While most homeowners know about smoke and CO alarms, not as many know about water leak alarms. These smart-technology detectors sound an alert when water leaks are detected, lessening the impact of potential water damage whether you’re at home or away. With built-in temperature monitors, they can even detect if your pipes are about to freeze. Check out the Flo by Moen Smart Water Detector and the Proetus Aquo Wi-Fi Water Sensor which is also compatible with Amazon Alexa.

Home Heating Equipment

Another common cause of fires in the home is home heating equipment such as space heaters and fireplaces. In fact, home heating equipment accounts for half the number of home fires in December, January, and February. To avoid a home fire caused by a fireplace or chimney, have these inspected and cleaned annually by a professional maintenance company. Be sure to use an appropriately sized glass or metal screen with your fireplace to keep sparks from igniting a fire.

With all heating equipment, keep all flammable materials a minimum of three feet away from space heaters, furnaces, fireplaces, and wood stoves. Don’t plug more than one piece of heating equipment into a single outlet. Inspect heating sources such as space heaters regularly to ensure they’re in proper working order. And unplug space heaters when not in use and don’t leave them unattended.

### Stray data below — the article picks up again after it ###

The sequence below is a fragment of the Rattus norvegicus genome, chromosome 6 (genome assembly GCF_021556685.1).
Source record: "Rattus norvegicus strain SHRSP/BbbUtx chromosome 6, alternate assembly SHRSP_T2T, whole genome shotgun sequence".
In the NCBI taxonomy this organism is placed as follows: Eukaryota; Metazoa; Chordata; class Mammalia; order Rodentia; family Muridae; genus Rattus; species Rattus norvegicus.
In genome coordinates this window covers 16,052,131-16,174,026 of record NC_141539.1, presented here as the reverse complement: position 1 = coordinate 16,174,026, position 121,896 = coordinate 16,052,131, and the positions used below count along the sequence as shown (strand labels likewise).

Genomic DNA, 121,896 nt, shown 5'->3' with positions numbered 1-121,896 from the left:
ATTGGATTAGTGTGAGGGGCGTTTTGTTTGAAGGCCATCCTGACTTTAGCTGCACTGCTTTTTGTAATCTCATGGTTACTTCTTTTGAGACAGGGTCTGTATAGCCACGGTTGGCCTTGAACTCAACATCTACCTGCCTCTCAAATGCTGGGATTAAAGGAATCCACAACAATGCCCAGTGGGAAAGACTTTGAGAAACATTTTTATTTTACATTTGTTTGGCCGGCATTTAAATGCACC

Inspect Electrical Outlets 

Although inspecting electrical outlets can seem like a daunting item on your home maintenance checklist, it doesn’t have to be. For example, if you plug in a device and notice that it falls out easily or isn’t secure, this is a sign that your outlet contacts need to be replaced.

Another warning sign that calls for an inspection is if your outlets ever emit a spark. While the occasional blown circuit isn’t a cause for alarm, if it happens often, this is a sign that an inspection is due.

When should you call in the professionals for an electrical outlet inspection? The Electrical Safety Foundation recommends an inspection for houses that are more than 40 years old, those that have undergone renovations, and for new homeowners who’ve purchased a previously owned home.

Garages, Basements, and Backyards

These overlooked areas can sometimes become the places where items accumulate and clutter. As such, they have the potential to be hazardous. Be sure to keep any flammable items far away from your furnace, heater, boiler, and water heater. Keep flammable materials such as gasoline, propane, motor oil, paint, paint thinner, and turpentine tightly sealed and in their original containers. Also, keep them away from heat sources. 

Have An Escape Plan

Should disaster strike, make sure that all family members are familiar with your family’s escape plan. Come up with an escape route for every room in your home. Choose someone to aid a family member who might need extra help in the event of an emergency.

If you have a home with upstairs bedrooms, equip each bedroom with escape ladders. Once you have a plan set up, practice it twice a year with family members. 

Be Prepared

You can never be too cautious as a homeowner. When it comes to protecting your biggest investments–your home and your family. Homeowners who adhere to the “Be Prepared” motto are best equipped to prevent common household hazards. The bonus is that you may also receive discounts from some home insurance companies for the installation of security and fire prevention systems. Be sure to check with your insurer for more information.